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How to Avoid Pothole Damage

Sometimes, the roads and highways can be unforgiving, especially if they are scattered with diverts, bumps, and potholes. While your vehicle is designed to absorb the shock of hitting a pothole, repeated contact can start to wear on your car. 

We can’t control the road, but there are ways to avoid receiving significant damage to your vehicle. Here are four ways you can safely avoid pothole damage: 

  1. Check your tires

Your tires are the primary shock absorbers when you hit a pothole. If your tires are flat or lack the proper air pressure, there is a greater chance of damaging your wheel or suspension. If you live in an area where hitting bumps or potholes occur on a regular basis, frequently check your tire pressure. 

  1. Remain Alert 

It can be easy to put your car in cruise control and coast along the highway. However, it’s important to always be watching for unassuming obstacles that can have a damaging impact on your vehicle and others around you. A large part of avoiding damage from potholes is to simply be aware of your surroundings. Even if you do hit a pothole, preparing for impact can help protect you from an unexpected shock.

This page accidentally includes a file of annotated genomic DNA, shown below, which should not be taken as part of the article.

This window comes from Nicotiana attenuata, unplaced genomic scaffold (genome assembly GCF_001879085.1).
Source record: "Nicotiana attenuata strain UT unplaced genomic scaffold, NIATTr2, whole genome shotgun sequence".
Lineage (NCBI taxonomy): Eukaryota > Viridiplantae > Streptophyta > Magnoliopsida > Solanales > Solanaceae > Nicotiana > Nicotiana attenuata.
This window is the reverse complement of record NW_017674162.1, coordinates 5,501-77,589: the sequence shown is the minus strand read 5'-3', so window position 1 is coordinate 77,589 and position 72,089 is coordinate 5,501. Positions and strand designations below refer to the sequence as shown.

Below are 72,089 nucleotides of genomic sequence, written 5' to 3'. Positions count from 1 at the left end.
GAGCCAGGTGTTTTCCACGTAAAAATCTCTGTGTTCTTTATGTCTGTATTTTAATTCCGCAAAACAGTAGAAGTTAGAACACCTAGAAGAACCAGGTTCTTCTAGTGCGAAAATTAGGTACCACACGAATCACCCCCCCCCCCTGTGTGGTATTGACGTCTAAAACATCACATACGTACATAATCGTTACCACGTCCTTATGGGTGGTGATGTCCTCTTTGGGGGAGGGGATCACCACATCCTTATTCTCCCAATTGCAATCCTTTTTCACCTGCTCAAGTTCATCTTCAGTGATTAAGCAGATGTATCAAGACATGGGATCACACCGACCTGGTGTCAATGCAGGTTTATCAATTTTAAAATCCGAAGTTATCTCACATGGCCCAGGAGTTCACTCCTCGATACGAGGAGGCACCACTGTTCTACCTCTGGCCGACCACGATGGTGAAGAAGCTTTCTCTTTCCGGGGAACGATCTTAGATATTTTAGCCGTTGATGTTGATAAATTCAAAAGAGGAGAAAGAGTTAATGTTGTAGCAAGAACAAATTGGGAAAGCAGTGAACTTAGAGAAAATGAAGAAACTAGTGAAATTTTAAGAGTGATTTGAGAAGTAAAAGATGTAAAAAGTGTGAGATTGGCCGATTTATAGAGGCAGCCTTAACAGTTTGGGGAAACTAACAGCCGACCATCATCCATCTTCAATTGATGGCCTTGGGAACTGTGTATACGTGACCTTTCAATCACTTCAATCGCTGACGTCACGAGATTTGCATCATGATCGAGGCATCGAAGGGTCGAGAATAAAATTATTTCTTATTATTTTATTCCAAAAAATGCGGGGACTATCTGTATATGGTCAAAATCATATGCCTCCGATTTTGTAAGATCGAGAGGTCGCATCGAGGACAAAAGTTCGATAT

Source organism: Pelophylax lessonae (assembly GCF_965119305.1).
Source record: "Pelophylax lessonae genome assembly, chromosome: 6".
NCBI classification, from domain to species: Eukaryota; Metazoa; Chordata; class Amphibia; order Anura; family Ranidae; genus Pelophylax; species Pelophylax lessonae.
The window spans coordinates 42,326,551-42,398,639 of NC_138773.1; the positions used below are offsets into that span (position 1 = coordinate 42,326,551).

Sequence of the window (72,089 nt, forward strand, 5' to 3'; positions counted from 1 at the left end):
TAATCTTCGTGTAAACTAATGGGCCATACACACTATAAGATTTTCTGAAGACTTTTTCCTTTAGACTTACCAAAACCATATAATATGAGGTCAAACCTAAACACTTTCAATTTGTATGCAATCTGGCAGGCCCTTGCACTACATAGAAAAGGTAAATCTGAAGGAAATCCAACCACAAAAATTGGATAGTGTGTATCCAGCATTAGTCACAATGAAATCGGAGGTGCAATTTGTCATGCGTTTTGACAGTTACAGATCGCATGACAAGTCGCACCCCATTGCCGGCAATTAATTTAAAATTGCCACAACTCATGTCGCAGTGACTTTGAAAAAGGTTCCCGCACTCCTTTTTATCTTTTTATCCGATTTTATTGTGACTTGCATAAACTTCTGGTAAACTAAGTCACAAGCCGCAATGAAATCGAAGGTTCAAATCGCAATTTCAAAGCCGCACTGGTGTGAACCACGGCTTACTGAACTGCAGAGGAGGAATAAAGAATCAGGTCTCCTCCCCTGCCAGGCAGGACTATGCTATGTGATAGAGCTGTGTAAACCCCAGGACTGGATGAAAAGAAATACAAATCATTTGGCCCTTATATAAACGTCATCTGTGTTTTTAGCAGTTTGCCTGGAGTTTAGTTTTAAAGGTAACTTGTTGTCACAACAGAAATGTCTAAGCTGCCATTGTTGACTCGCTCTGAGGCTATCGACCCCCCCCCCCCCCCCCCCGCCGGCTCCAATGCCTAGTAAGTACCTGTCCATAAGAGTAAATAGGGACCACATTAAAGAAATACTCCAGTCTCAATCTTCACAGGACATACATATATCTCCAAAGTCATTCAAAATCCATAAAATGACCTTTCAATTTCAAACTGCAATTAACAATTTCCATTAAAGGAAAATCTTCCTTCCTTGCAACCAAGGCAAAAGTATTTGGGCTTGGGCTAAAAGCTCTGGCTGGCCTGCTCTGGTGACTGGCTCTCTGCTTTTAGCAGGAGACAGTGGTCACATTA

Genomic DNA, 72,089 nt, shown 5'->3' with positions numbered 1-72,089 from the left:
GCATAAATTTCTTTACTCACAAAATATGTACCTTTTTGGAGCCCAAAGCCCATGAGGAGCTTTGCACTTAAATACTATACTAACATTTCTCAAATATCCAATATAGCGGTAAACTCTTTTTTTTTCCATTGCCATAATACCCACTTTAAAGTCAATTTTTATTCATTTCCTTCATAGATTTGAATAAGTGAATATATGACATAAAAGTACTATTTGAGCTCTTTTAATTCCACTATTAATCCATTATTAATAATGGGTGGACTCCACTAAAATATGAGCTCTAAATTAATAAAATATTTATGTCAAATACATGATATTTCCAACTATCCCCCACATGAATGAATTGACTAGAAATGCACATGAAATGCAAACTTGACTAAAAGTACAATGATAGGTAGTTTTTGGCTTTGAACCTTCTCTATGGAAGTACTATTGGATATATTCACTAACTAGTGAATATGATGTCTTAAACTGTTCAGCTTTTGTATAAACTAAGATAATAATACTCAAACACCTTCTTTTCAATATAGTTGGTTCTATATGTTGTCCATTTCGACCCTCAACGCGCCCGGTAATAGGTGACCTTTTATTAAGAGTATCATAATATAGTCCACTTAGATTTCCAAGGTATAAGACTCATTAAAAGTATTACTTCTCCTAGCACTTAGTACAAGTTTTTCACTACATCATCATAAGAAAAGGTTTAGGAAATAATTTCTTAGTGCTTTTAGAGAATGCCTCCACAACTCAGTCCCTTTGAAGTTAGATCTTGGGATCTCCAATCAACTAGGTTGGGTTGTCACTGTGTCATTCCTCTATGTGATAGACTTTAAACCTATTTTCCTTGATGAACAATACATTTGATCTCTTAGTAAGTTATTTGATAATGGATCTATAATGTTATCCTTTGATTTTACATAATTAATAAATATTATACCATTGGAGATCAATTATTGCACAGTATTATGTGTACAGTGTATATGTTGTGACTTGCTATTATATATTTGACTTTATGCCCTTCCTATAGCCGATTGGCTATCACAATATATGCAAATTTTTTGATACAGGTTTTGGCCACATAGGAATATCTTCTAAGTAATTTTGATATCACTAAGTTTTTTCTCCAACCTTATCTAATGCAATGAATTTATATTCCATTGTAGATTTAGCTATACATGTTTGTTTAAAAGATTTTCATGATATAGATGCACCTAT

1. Watch your suspension

If a pothole damages your suspension, you may notice a few warning signs. Your car may veer off-center while in motion. Controlling the wheel may be more difficult as the handling of your vehicle may feel loose. Additionally, If your suspension is giving off any unusual noises or vibrations, they could be damaged. If you notice any of these warning signs, your car will need to be fixed by a mechanic as soon as possible. 

  1. Slow down 

If you see a pothole that you cannot avoid, it’s better to slow down than to absorb the impact at full speed. Avoid braking abruptly and endangering yourself and others on the road. Check your surroundings and make sure that you can safely reduce your speed. Releasing the brakes just before hitting a pothole allows the wheel and tire to roll through it and helps reduce potential damage.

If you suspect that a pothole has damaged your vehicle, get a thorough inspection before driving long distances. Hard pothole impact can knock the wheels out of alignment, affect steering, dislodge wheel weights, damage a tire or wheel, and bend or even break suspension parts. Always stay proactive and safe while driving. Following these tips can help ensure that your vehicle stays intact and that you travel safely.

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